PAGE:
Among the many things that are changing as 2015 becomes 2016, La Presse is moving from a six-days-a-week newspaper to a Saturday-only one, publishing the other six days (including Sundays) on its tablet edition La Presse+.
In a note to readers, publisher Guy Crevier notes that the tablet app has more than half a million readers every week, and 70,000
new readers every week more weekly readers since Sept. 1*. And notes that with 283 employees, La Presse will still have the largest newsroom in Quebec.
We don’t know much more than we did in September when this move was announced, but it certainly feels more real now. And that’s not just for readers. With the reduction in printing, La Presse saves a lot of money, but much of that money went to people — printing plant employees, home delivery people, print advertising and layout people and others, whether directly employed by La Presse or a contractor. La Presse is cutting 158 jobs directly, which the union has been trying to fight. It recently scored a victory getting the company to offer buyouts, according to the Globe and Mail.
The Globe and other media (CBC, Radio-Canada, Journal de Montréal, Presse Canadienne, CTV) have been reporting on the print edition’s demise, including interviews with print subscribers unhappy about switching to a tablet (or steadfastly refusing to do so).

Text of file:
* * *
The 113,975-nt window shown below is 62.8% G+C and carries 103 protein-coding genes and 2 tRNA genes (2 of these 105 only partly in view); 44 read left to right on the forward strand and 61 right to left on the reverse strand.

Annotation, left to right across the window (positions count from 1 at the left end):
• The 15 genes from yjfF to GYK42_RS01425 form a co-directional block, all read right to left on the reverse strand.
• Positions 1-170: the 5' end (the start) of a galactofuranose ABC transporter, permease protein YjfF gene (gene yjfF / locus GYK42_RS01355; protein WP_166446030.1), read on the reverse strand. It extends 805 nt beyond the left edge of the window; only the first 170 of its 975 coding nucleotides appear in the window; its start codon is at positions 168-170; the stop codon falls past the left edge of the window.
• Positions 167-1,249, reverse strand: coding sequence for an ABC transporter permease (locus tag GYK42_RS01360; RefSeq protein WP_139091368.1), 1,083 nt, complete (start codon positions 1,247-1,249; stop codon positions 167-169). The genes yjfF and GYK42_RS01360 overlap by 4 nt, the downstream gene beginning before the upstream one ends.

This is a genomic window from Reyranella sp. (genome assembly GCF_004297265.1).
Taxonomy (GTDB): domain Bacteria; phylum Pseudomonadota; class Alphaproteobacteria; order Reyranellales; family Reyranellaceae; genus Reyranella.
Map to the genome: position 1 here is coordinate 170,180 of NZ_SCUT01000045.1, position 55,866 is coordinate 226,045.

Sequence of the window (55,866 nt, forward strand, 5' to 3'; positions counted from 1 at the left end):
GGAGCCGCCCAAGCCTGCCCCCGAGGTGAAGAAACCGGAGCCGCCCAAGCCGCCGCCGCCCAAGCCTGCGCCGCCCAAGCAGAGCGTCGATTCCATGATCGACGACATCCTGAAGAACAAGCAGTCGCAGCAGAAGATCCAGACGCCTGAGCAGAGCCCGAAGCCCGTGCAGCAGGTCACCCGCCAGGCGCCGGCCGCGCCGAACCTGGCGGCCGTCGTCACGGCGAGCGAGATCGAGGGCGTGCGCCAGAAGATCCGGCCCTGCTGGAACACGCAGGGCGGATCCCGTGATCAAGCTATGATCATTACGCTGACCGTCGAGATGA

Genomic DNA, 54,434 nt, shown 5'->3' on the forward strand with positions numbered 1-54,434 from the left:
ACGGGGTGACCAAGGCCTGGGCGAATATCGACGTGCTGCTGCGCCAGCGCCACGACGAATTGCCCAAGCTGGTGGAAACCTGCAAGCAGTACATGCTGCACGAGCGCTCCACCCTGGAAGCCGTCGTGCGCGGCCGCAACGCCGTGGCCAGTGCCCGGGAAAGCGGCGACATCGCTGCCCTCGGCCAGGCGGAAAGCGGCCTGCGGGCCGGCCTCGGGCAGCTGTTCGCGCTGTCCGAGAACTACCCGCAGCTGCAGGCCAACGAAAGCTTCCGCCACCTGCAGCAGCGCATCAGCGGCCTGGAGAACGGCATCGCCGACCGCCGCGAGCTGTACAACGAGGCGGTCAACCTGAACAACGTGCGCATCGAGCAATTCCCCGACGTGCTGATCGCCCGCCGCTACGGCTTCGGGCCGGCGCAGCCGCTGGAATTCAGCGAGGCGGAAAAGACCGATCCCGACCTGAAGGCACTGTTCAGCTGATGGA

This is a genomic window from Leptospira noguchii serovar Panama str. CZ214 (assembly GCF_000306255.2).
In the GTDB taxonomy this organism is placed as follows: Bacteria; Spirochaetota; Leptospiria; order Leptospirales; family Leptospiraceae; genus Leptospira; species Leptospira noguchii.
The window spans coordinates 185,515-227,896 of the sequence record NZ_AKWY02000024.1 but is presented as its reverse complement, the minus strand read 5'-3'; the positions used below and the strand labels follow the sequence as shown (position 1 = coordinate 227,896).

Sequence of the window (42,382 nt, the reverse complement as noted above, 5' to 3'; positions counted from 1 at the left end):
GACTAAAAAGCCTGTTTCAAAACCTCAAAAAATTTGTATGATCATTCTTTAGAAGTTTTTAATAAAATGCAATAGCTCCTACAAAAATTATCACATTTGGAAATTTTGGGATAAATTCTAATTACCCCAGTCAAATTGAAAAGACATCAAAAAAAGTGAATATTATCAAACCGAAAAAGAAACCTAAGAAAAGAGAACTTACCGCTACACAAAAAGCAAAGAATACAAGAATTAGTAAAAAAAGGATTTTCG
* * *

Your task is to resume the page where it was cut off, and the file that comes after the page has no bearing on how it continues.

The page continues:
The big thing that’s changed since then is that sales of iPads have slowed and even declined in the past two years. Whether that’s because they’re too expensive or people aren’t replacing them fast enough, I don’t know.
That’s not to say La Presse+ is doomed, since it already has those half a million readers. It’s because of La Presse+ that La Presse is more read now than the Journal de Montréal. But it emphasizes that this is a huge gamble, replacing something that’s more than a century old by something that’s about a decade old.
Not that newspapers have the luxury of playing it safe anymore.
*Corrected to note that the 70,000 new readers figure is since Sept. 1, not every week. Thanks to John D. for spotting this error.
UPDATE (Jan. 22): Le Devoir tells Radio-Canada its subscriptions have gone up 10-15% since the beginning of the year. Le Soleil and Le Nouvelliste have also reported print subscription increases. (No word on the Journal de Montréal.)